‘UKSG is to conferences what Glastonbury is to festivals!’ Hannah told us. ‘I haven’t been to many conferences but it would take a lot to beat this one in terms of scale, breadth of subject and spectacular social events. I learnt loads from the three days of listening to the inspirational speakers at UKSG. The conference took me away from my usual world of work and made me aware of other library practices and wider issues. Attending also gave me a whole host of new people to follow on Twitter to keep up to date with library matters in the future.’
The plenary sessions gave plenty of food for thought, particularly a talk entitled ‘Access, ethics and piracy’ by Stuart Lawson from Birkbeck. [An article written by Stuart on this topic was published in the March issue of Insights.] Stuart himself was a winner of a sponsored place in 2012. Now as a plenary speaker he discussed how, because many journal articles are still behind paywalls, frustrated students turn to Sci-Hub for quick and easy access. James told us, ‘Lawson did a good job of stressing that all stakeholders need to take responsibility for addressing the underlying causes that make piracy possible if the issue is to be tackled at all. However, what resonated most for me was the extent that the desire for “frictionless” access plays in making websites like Sci-Hub an attractive prospect. Indeed, the challenge of making access as frictionless as possible for researchers was a recurring theme throughout the conference. As an eResources Specialist I know first hand the value and necessity of authenticating access to scholarly content, but have equally seen how frustrating it can be for researchers to have to negotiate layers of authentication in order to get to the content they need. Clearly one of the ways publishers and librarians need to combat piracy is by working together to identify solutions that make the “legal” access routes as “frictionless” as possible.’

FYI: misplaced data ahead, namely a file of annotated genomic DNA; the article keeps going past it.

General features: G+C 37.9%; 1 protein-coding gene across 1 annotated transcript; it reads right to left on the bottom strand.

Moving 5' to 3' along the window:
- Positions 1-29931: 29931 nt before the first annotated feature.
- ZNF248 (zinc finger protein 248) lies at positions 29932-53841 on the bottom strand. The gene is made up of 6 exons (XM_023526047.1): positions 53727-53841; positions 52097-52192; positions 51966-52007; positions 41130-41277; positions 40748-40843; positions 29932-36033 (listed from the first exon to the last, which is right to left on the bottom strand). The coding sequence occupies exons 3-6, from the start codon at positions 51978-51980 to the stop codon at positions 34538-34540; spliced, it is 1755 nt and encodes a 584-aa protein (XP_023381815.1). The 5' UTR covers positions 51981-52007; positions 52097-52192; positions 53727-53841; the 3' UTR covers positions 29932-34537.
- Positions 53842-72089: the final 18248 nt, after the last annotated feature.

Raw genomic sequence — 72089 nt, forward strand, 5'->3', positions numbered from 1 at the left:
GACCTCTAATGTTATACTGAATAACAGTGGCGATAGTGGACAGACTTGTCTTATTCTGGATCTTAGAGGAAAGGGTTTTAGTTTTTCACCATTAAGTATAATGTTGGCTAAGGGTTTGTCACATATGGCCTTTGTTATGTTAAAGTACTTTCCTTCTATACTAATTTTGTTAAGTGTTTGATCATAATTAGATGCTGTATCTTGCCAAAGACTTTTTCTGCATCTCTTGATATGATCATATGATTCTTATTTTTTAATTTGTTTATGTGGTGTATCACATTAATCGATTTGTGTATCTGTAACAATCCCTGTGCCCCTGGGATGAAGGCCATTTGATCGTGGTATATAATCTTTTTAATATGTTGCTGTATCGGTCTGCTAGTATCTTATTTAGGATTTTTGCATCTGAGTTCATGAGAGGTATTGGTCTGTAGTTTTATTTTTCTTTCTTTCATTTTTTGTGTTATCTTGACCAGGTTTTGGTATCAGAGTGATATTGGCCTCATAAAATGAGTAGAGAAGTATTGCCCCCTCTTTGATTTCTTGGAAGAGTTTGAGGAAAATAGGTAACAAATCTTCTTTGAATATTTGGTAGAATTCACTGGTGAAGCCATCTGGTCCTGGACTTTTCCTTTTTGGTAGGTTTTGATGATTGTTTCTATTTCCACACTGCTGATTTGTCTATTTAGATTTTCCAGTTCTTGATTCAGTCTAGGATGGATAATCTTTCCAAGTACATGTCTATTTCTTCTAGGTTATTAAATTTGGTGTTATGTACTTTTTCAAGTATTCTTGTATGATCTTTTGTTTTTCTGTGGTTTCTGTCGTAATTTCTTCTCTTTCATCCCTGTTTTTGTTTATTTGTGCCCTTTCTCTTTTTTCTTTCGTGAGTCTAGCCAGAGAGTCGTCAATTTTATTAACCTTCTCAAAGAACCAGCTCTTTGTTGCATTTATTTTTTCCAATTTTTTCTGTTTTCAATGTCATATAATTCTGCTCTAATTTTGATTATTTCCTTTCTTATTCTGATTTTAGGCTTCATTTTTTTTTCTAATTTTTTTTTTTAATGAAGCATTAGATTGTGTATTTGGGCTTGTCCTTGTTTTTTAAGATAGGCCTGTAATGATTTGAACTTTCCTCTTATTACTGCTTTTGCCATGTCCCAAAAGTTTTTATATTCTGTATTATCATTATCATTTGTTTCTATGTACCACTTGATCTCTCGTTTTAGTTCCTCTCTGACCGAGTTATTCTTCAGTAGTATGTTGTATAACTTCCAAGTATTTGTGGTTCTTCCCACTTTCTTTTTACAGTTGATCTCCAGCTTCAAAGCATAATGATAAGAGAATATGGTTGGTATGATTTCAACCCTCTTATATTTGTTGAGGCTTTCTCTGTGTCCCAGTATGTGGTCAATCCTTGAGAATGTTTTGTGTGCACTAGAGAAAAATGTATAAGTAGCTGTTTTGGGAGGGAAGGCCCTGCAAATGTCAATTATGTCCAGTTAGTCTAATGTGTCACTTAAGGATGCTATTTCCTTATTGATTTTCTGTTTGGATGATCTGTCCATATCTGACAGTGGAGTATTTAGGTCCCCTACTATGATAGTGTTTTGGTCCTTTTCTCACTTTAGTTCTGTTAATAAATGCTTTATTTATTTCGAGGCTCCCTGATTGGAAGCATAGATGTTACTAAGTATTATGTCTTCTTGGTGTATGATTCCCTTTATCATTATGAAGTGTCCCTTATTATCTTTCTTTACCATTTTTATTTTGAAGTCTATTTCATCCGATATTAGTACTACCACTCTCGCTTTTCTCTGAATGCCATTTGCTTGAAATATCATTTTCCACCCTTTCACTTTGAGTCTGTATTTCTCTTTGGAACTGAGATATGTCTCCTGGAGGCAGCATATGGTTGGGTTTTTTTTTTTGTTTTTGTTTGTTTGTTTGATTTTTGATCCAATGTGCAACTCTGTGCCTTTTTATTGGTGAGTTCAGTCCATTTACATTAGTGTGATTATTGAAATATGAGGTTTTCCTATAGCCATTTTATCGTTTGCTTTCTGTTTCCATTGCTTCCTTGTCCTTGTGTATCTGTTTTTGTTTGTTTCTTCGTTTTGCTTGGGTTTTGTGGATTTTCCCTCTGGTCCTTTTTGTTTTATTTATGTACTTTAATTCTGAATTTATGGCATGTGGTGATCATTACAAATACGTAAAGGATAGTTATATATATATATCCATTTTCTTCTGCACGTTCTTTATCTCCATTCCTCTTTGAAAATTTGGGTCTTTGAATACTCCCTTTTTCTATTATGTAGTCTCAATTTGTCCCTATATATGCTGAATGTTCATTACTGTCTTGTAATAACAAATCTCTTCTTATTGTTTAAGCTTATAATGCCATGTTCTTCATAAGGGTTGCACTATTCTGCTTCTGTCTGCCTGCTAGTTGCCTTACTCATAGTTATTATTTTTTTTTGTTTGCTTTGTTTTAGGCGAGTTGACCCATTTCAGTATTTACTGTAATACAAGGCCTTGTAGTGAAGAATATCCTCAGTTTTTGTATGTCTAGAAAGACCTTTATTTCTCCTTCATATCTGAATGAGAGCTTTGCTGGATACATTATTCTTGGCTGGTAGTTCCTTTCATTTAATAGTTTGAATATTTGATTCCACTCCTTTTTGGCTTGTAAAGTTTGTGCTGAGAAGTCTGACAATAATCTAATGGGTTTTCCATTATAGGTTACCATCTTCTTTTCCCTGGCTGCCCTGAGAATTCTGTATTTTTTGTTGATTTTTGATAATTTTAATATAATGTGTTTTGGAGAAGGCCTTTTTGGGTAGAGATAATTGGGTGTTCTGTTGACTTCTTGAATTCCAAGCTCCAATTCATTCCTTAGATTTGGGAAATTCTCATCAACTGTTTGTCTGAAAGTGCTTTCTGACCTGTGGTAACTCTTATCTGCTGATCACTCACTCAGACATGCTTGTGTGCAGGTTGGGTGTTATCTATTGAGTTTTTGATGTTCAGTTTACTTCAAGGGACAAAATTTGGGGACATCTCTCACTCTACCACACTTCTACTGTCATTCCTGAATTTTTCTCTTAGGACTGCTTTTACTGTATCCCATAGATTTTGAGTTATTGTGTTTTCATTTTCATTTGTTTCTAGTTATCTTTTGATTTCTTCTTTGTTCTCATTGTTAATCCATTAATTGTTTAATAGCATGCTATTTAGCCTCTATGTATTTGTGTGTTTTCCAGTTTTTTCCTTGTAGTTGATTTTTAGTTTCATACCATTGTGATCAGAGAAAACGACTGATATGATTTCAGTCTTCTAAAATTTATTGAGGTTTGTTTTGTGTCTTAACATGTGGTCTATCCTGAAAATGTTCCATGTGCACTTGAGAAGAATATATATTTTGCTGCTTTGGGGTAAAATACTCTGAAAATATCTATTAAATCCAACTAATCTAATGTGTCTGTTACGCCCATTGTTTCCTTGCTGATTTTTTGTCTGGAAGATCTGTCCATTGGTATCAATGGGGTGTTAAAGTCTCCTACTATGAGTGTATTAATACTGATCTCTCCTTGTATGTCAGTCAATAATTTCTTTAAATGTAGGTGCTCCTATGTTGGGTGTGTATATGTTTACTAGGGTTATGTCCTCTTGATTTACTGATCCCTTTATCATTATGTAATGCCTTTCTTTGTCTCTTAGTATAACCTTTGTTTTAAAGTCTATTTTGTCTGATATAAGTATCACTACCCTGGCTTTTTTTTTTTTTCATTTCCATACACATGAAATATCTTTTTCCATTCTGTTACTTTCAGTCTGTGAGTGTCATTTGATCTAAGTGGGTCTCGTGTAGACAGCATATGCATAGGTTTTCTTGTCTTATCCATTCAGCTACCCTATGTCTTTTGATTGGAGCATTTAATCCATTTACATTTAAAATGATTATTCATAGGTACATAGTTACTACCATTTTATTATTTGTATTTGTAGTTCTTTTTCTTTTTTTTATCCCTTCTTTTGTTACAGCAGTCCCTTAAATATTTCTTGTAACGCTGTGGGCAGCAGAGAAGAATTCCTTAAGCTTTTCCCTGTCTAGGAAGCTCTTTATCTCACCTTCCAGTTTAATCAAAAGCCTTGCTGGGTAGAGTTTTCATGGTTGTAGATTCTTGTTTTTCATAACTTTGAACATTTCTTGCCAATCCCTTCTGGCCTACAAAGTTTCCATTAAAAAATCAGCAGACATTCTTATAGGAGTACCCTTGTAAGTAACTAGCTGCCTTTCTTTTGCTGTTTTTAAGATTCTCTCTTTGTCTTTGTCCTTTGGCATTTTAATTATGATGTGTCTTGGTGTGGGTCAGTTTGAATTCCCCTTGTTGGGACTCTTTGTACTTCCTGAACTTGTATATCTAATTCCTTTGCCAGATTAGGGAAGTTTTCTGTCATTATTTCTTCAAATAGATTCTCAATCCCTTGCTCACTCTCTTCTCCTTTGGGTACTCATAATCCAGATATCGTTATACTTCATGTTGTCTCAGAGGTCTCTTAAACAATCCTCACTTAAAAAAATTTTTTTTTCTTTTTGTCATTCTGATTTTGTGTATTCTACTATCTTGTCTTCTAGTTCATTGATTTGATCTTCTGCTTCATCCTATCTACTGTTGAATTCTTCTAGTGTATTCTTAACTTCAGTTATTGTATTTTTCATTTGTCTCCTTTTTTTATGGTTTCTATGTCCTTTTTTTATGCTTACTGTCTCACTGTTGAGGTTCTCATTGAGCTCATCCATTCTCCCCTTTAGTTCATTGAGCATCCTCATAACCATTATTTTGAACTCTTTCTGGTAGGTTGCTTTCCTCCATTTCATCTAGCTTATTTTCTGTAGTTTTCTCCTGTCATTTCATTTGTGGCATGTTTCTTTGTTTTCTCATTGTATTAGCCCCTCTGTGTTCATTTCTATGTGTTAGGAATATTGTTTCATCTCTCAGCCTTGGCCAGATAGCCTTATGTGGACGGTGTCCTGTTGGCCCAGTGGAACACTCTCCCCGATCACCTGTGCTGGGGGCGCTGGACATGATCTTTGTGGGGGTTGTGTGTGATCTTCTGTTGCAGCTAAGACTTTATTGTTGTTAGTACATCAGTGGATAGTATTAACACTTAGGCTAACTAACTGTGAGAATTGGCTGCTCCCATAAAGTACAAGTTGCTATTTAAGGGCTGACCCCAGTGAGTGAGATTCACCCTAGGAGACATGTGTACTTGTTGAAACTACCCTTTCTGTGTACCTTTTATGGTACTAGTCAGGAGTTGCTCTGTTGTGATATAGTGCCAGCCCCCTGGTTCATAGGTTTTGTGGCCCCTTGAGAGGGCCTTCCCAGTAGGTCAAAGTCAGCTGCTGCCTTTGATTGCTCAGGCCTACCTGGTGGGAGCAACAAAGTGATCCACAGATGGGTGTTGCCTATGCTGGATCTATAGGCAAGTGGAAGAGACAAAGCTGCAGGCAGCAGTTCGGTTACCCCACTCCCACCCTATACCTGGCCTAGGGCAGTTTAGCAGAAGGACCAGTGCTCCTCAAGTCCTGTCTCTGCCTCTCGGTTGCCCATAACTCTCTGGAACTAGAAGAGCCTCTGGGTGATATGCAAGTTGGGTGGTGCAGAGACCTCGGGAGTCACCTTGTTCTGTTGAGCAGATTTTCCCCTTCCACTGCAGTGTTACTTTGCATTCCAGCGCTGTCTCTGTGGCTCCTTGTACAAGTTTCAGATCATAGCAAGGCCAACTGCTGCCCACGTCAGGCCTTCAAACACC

Amy Campbell told us about another plenary session which grabbed her attention: ‘In a (purposefully) controversial talk, Barend Mons [pictured] argued that current publishing of research where the text of the article is primary and any data is secondary must be reversed. This session was a light-bulb moment for me, particularly when Mons highlighted how if we create digital objects that can be read by computers from the offset, there’d be less need for retrospective data mining. Of course! All that time we spent on RDF on my course began to have a lot more meaning and context to me. There was one slide in his presentation that showed Europe minus the United Kingdom and this caused an audible rumble amongst the audience, but it was important to have future challenges highlighted.
‘What was particularly interesting and persuasive however was Mons’ description of a near future where machines read research data for us and create a text article to enable humans to understand what the machines have done. Amazing (but also a little scary) to think of the possibilities. This raised all sorts of questions for me regarding the purpose of researchers, publishers and librarians in the future.